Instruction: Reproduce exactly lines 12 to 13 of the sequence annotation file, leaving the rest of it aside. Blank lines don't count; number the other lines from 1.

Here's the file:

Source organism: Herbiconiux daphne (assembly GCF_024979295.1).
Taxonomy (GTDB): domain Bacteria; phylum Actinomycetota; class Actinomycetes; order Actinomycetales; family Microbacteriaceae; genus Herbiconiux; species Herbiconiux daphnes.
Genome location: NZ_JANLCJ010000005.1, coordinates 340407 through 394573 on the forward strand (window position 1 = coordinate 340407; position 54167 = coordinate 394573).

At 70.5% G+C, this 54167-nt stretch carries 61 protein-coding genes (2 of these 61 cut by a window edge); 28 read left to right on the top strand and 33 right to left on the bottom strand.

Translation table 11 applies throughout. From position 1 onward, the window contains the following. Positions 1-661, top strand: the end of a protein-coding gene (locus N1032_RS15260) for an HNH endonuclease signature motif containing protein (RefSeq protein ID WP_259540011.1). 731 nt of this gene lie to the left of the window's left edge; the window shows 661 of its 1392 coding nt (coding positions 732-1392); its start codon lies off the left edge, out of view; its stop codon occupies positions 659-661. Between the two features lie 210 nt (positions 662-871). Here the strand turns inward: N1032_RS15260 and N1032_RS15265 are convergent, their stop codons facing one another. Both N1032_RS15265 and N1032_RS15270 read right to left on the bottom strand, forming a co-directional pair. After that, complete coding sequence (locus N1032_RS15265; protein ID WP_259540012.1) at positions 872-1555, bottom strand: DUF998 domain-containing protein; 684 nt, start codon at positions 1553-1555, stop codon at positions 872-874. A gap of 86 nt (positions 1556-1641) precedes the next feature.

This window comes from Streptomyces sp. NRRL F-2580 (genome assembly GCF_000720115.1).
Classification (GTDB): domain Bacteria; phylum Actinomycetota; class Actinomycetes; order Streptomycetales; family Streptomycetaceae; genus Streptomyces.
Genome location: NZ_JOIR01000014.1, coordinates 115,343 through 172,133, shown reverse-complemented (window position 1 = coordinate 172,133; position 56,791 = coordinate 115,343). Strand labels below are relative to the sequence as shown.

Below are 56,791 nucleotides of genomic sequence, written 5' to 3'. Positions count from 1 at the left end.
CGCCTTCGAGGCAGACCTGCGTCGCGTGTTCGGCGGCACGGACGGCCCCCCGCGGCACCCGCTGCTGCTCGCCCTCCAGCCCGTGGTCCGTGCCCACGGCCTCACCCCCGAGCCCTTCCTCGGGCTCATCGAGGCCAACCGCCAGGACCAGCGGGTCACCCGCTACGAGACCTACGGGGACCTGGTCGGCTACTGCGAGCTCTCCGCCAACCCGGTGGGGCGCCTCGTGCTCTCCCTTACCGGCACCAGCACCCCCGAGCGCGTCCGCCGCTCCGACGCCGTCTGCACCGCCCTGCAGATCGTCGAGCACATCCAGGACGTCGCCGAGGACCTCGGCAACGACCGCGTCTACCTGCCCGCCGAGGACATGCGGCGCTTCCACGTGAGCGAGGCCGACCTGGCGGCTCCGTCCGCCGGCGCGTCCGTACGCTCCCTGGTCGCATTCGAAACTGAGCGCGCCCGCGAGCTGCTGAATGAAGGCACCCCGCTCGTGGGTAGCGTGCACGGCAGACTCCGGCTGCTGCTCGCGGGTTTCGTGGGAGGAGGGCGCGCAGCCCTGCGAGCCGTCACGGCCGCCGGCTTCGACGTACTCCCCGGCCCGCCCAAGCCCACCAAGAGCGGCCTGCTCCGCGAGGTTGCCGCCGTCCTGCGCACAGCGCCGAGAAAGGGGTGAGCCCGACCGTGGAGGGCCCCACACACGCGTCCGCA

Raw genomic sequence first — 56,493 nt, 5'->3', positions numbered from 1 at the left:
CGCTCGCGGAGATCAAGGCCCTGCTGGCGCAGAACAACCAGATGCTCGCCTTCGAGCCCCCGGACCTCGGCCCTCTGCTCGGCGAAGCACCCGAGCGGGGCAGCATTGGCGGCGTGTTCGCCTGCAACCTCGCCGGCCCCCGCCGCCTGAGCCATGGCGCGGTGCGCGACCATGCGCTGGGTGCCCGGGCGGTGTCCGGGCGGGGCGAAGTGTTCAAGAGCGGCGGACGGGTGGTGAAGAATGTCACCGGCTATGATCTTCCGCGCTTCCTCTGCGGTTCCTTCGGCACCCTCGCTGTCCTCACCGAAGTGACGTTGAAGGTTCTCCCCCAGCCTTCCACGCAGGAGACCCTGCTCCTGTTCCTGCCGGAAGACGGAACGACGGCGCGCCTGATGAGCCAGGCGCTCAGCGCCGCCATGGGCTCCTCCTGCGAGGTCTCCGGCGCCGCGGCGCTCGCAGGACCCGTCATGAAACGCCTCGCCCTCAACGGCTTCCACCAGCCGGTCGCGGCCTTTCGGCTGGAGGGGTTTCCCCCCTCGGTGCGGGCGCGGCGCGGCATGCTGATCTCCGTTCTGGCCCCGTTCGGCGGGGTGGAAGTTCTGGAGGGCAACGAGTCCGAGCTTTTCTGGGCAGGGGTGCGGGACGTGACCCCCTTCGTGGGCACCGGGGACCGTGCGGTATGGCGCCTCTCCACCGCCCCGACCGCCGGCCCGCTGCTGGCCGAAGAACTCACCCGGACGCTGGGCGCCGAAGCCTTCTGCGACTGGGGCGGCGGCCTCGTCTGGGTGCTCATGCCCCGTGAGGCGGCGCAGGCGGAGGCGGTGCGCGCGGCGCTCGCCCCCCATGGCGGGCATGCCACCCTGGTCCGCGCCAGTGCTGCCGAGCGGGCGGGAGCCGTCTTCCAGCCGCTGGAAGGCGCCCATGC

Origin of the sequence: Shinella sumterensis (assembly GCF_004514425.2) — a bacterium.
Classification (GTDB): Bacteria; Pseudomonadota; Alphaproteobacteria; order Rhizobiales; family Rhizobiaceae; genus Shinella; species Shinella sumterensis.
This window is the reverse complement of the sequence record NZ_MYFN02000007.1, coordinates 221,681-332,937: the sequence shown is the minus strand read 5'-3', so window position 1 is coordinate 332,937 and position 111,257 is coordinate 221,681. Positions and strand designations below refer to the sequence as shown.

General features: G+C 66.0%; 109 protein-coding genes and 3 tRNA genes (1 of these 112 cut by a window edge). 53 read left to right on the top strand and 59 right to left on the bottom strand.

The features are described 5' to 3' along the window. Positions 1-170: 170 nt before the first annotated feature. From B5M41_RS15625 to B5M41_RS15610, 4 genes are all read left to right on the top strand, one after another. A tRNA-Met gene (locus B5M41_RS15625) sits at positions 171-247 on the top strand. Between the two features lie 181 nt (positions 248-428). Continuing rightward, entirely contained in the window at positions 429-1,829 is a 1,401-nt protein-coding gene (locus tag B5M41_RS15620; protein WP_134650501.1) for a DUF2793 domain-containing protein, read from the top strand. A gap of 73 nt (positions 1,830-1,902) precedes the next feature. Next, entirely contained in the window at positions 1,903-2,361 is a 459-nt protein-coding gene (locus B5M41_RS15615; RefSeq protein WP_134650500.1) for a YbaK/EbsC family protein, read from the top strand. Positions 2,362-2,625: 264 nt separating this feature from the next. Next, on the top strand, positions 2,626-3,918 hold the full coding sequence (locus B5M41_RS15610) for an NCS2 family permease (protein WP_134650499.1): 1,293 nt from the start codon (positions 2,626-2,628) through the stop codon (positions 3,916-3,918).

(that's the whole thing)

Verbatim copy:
CGCTCGCGGAGATCAAGGCCCTGCTGGCGCAGAACAACCAGATGCTCGCCTTCGAGCCCCCGGACCTCGGCCCTCTGCTCGGCGAAGCACCCGAGCGGGGCAGCATTGGCGGCGTGTTCGCCTGCAACCTCGCCGGCCCCCGCCGCCTGAGCCATGGCGCGGTGCGCGACCATGCGCTGGGTGCCCGGGCGGTGTCCGGGCGGGGCGAAGTGTTCAAGAGCGGCGGACGGGTGGTGAAGAATGTCACCGGCTATGATCTTCCGCGCTTCCTCTGCGGTTCCTTCGGCACCCTCGCTGTCCTCACCGAAGTGACGTTGAAGGTTCTCCCCCAGCCTTCCACGCAGGAGACCCTGCTCCTGTTCCTGCCGGAAGACGGAACGACGGCGCGCCTGATGAGCCAGGCGCTCAGCGCCGCCATGGGCTCCTCCTGCGAGGTCTCCGGCGCCGCGGCGCTCGCAGGACCCGTCATGAAACGCCTCGCCCTCAACGGCTTCCACCAGCCGGTCGCGGCCTTTCGGCTGGAGGGGTTTCCCCCCTCGGTGCGGGCGCGGCGCGGCATGCTGATCTCCGTTCTGGCCCCGTTCGGCGGGGTGGAAGTTCTGGAGGGCAACGAGTCCGAGCTTTTCTGGGCAGGGGTGCGGGACGTGACCCCCTTCGTGGGCACCGGGGACCGTGCGGTATGGCGCCTCTCCACCGCCCCGACCGCCGGCCCGCTGCTGGCCGAAGAACTCACCCGGACGCTGGGCGCCGAAGCCTTCTGCGACTGGGGCGGCGGCCTCGTCTGGGTGCTCATGCCCCGTGAGGCGGCGCAGGCGGAGGCGGTGCGCGCGGCGCTCGCCCCCCATGGCGGGCATGCCACCCTGGTCCGCGCCAGTGCTGCCGAGCGGGCGGGAGCCGTCTTCCAGCCGCTGGAAGGCGCCCATGC

Origin of the sequence: Shinella sumterensis (assembly GCF_004514425.2) — a bacterium.